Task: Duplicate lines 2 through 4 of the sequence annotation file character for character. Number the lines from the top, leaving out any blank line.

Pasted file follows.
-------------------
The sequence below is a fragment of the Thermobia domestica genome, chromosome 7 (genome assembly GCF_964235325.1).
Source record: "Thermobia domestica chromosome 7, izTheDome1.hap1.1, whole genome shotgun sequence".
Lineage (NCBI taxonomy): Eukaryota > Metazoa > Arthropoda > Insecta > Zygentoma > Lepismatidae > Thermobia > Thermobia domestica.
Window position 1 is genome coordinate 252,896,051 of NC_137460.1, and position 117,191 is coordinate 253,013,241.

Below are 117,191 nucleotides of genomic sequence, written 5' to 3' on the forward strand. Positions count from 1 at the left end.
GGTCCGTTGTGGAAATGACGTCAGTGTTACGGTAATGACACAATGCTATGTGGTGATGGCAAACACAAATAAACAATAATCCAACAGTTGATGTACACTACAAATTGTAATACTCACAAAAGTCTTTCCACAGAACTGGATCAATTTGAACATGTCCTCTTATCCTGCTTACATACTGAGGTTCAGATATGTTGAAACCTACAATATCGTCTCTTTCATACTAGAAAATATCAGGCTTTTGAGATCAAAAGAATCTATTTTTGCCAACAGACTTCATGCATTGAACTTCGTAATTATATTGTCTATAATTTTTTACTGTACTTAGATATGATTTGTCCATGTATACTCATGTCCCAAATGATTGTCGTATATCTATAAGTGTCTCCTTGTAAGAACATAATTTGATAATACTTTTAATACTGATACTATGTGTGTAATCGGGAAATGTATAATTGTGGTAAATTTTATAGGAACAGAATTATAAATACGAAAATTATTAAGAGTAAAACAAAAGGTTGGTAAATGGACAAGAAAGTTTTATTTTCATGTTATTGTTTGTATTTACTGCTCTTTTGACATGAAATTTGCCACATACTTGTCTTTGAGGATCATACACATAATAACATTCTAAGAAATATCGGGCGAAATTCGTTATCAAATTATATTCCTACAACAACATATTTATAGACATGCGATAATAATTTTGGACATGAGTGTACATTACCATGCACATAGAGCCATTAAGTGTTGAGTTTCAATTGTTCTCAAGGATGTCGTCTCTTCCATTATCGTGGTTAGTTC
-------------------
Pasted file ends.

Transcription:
Source record: "Thermobia domestica chromosome 7, izTheDome1.hap1.1, whole genome shotgun sequence".
Lineage (NCBI taxonomy): Eukaryota > Metazoa > Arthropoda > Insecta > Zygentoma > Lepismatidae > Thermobia > Thermobia domestica.
Window position 1 is genome coordinate 252,896,051 of NC_137460.1, and position 117,191 is coordinate 253,013,241.